3 Lessons Learned as a New Homeowner


As I am getting ready to be a new homeowner, these proved to be GREAT lessons learned for the buying process as well as after.

3 Lessons Learned as a New Homeowner

After almost two years as a new homeowner I have come up with a short list of lessons learned from experiences in the past 6 months or so.  We were very lucky in that during the first year of homeownership we had no major problems or house-related expenses – this was especially good since I was pregnant and would not have been as happy to deal with crazy issues!  Going into the closing of our house we were aware that there were some big expenses that we would have to deal with in our home.  We were hoping they would not be in the first year or two but knew they would be necessary in the next 5 years and/or before we tried to sell the house.

  • Replace the roof
  • Replace/repair the HVAC system
  • Purchase a new circuit breaker box

These are some pretty big deal breakers for most homebuyers and the sellers were not willing to budge in negotiations to take care of some of these problems, because they all “passed” inspection, but we decided we loved the house too much to let it go! In the first year we had one scare with the heat going out where we thought we would have to replace the whole system but it ended up being a minor fix that was solved through some impressive googling on my part 🙂 Last summer we did have to recharge/add coolant to the AC unit, but again that was a minor expense compared to replacing the whole thing.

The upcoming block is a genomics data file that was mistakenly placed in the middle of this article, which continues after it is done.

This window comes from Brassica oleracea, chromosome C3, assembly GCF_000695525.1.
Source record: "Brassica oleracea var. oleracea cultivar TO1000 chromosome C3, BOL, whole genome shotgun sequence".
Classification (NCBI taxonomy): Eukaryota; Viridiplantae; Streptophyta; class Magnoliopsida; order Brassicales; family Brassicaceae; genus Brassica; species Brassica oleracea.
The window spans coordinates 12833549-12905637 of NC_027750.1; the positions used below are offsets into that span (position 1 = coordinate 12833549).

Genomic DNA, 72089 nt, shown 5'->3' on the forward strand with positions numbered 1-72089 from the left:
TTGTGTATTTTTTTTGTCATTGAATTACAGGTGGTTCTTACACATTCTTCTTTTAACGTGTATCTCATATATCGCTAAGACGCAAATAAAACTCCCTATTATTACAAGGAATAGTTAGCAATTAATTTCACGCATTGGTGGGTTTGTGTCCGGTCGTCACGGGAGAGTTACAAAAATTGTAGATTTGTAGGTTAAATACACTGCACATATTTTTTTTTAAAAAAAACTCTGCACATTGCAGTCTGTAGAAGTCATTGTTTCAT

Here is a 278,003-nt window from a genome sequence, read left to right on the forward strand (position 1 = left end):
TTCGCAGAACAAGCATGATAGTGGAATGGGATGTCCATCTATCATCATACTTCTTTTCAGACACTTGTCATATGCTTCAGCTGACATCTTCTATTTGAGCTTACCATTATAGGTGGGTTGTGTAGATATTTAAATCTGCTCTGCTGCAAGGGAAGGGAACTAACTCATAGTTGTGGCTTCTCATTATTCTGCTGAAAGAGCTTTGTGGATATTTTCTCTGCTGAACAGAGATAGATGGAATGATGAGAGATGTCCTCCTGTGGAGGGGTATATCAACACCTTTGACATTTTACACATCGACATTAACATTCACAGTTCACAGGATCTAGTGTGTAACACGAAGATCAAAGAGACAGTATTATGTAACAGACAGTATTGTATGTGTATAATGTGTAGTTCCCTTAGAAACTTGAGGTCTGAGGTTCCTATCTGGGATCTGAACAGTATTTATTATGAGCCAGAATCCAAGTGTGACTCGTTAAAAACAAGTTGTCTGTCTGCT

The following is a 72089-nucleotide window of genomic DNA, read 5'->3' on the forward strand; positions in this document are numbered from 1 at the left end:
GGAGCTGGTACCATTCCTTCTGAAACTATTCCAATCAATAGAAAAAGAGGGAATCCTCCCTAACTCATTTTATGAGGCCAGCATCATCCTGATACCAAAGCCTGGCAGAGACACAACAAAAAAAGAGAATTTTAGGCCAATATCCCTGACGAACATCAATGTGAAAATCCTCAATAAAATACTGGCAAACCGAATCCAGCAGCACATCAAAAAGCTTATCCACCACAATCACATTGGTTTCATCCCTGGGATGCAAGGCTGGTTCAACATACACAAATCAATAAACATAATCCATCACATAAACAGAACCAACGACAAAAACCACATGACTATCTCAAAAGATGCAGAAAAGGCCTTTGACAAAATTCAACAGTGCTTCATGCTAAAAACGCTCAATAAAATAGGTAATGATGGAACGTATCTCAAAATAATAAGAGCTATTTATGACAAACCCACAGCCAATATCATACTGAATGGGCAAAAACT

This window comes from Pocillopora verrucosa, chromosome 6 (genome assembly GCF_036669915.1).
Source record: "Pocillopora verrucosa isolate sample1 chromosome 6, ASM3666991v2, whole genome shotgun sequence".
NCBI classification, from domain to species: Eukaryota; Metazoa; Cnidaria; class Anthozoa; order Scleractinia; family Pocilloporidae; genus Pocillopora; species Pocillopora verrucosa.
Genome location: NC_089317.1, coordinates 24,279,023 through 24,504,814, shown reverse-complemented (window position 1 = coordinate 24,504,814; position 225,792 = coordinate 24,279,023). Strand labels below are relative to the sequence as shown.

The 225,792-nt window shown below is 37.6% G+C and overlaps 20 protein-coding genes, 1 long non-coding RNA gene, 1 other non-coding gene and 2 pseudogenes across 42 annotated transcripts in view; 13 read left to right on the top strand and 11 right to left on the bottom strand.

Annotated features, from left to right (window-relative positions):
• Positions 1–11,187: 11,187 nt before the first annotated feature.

Then we found water in the attic.

Turns out the roof showed signs that it had been leaking for over a YEAR AND A HALF!! Which means that we are 99.9% positive it was leaking undetected when the house went through inspection.  So close to $11,000 later, an extremely large hit to our savings, and a completely new roof later…we come to our first lesson learned.

Lesson Learned Number 1: Pay for a certified roof inspection on any house that has an old roof.

Did you know that existed? We sure as heck did not.  Apparently for $200-300 you can get a certified roof inspector to come out and inspect your roof in addition to the general inspector.  We will definitely be investing this money in our next purchase if need be.

So that was in September.  While it majorly sucked to spend all that money, we were proud of ourselves for paying cash (oh and mind you I had JUST received my last paycheck from teaching, ya know, because that is always how it happens…) and we knew it would be worth it in the end.  One major expense down!

Flash forward to January and it is super cold outside and we have a baby that we need to make sure is warm at night.  I started to notice that the heat would not get above 67 at night.  I figured it had something to do with the system being old and not being able to keep up since it was in the teens at night.  Because that is normal, right?  Then it was not getting above 65.  Then I woke up and it was 63 in the house and getting colder! I knew we were in for our second big expense of the year.  After a huge debacle with the first company that came out and “fixed” the problem only to have the heat completely shut off that evening (on a Friday) we had a second company come out and we learned our second lesson.